Honoring First Responders Day

A female police officer gets a COVID-19 vaccine
AP Photo/Seth Wenig, File

Throughout the COVID-19 pandemic, Americans worried about their safety. They stayed at home, they wore masks and they socially distanced to avoid catching this terrible and deadly disease.

But there was one group of Americans who risked their lives daily so that the rest of us could stay safe. They were our first responders. They were the men and women who stayed late in hospitals so that everyone who needed help could get it. They drove ambulances to get people infected with the disease to the medical facilities that could help them. They kept buses running and grocery store shelves stocked.  They stayed on the front lines in our battle against COVID-19 when everyone else stayed away from each other.

{mosads}Our first responders need to be rewarded for their heroism. As we celebrate First Responders Day, we need to do more than state our support for these brave Americans. We need to back up our talk with action. I passed a public law in 2015 and introduced two bills recently to help our first responders stay safe and support them for their heroic work.

The most important action I have done to protect our front-line workers is pass a law, the DHS Interoperable Communications Act of 2015, that allowed emergency service agencies to communicate with each other. After the terrorist attacks on 9/11, investigations showed that the lack of communication between departments led to the deaths of dozens of first responders. Radio communications that ordered local law enforcement officers to flee the World Trade Center were not heard by local firemen and women because they were not tuned into police broadcasts.

My law corrected that issue. It directed the under secretary for management of the Department of Homeland Security (DHS) to create “interoperable communications” among the various agencies and departments under the jurisdiction of the DHS. Basically, it allowed the department to create a communications network that would allow all emergency services personnel to talk to each other during a crisis. That way, they could coordinate life-saving actions and activities more efficiently and still protect the safety and security of our first responders.

The first bill is the First Responder Access to Innovative Technologies Act. Our first responders need the best, most modern equipment available to do their jobs and protect us during emergencies. Every year, the federal government provides millions of dollars in grants to fire departments, law enforcement departments and emergency services personnel to allow them to buy modern equipment. But there is a lengthy approval process for public agencies to buy safety technology and equipment using these grants.

This bill also requires DHS to develop a streamline and transparent process to review requests to purchase safety technology, especially for the purchase of modern and innovative equipment. In addition, the bill helps departments that have been denied their purchase requests understand why they were denied and improve the success of their requests in the future.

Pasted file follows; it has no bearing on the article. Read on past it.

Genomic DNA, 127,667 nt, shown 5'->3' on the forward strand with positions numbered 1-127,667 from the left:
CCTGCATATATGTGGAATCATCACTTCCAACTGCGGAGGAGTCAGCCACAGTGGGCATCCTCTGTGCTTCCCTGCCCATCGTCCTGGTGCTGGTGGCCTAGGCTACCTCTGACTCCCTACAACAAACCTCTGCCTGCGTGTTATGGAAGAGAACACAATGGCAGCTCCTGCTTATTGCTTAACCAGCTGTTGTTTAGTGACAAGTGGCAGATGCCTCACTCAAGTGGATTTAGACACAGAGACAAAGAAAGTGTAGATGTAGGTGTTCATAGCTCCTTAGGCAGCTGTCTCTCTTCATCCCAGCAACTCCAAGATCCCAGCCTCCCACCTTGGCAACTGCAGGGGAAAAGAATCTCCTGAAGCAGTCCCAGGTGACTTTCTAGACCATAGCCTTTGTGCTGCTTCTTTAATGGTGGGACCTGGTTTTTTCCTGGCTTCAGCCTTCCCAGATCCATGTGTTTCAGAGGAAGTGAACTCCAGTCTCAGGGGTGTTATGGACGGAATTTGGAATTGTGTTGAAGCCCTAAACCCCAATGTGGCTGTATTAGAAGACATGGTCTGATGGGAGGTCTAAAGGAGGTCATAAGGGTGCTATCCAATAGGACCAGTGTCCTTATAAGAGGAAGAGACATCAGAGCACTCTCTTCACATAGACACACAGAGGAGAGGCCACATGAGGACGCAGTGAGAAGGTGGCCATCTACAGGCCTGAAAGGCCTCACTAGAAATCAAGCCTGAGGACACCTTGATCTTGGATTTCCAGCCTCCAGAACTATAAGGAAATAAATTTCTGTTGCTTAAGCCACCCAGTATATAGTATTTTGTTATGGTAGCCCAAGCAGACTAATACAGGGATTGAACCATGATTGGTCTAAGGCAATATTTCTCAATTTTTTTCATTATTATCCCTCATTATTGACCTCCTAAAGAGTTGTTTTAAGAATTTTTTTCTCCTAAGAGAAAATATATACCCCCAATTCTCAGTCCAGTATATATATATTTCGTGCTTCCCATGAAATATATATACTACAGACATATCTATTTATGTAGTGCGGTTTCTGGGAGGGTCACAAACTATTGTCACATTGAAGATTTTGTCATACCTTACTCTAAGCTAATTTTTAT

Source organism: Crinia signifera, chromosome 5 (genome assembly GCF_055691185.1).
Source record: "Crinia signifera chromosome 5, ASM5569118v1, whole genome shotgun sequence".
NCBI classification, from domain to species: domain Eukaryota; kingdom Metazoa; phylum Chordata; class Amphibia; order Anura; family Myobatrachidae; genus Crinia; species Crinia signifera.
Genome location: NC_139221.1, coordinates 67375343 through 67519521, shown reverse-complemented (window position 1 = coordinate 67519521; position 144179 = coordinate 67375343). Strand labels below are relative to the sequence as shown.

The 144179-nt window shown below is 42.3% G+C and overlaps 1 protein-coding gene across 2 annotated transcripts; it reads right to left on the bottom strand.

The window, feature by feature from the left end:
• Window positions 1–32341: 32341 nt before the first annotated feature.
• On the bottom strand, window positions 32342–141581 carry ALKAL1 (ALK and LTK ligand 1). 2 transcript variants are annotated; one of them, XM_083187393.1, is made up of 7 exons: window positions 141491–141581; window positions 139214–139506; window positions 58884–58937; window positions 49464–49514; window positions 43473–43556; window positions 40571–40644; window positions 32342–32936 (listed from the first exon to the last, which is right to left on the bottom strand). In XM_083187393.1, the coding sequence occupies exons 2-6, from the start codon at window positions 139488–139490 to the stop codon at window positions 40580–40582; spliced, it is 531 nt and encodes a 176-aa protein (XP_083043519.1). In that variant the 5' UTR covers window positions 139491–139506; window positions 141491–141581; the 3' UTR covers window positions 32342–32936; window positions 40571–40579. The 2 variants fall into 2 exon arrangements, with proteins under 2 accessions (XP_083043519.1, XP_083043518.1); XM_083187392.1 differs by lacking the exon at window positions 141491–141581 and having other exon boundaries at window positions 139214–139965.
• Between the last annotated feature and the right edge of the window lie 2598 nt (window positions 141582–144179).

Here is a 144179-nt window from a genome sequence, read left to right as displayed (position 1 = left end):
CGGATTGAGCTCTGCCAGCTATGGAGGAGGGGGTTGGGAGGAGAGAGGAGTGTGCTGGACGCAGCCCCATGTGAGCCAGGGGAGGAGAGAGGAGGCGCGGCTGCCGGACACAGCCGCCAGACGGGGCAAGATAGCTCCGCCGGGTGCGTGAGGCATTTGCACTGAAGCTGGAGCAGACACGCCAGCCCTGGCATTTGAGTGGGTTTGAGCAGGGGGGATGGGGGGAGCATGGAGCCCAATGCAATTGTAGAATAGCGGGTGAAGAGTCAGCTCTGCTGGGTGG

My second bill is the Hazardous Duty Pay for Frontline Federal Workers Act. COVID-19 has taken a brutal toll on our front-line workers. For example, more than 10,800 Transportation Security officers have tested positive for the disease and at least 30 have died from it while they worked to protect our airports from terrorism, according to statistics from the Transportation Safety Administration. These courageous employees are a few of the millions of federal workers who kept our federal day care centers open, cared for our veterans during this public health crisis, and allowed our government to function.

{mossecondads}Also, the bill would require federal agencies to provide additional compensation to employees who contract COVID-19 during this global pandemic. This compensation would apply to employees who are exposed to the disease as well. I reintroduced the bill in April, and I have worked to get it included in one of the COVID-19 stimulus bills. Even though it did not make it into one of those packages, the bill has been passed in a previous Congress. I am confident that Congress can pass it again to pay these workers for their efforts.

The public law and these bills are just three ways I have worked to provide additional support for the Americans who sacrificed, and continue to sacrifice, their safety to improve the safety of others. They are the soldiers and heroes in our battle against COVID-19. As we pay tribute to our heroic first responders on First Responders Day, the least we can do is show them our appreciation is more than just words.

Rep. Donald Payne Jr. represents New Jersey’s 10th District and is a member of the Homeland Security Committee.

Tags Donald Payne Jr. first responders Front Lines
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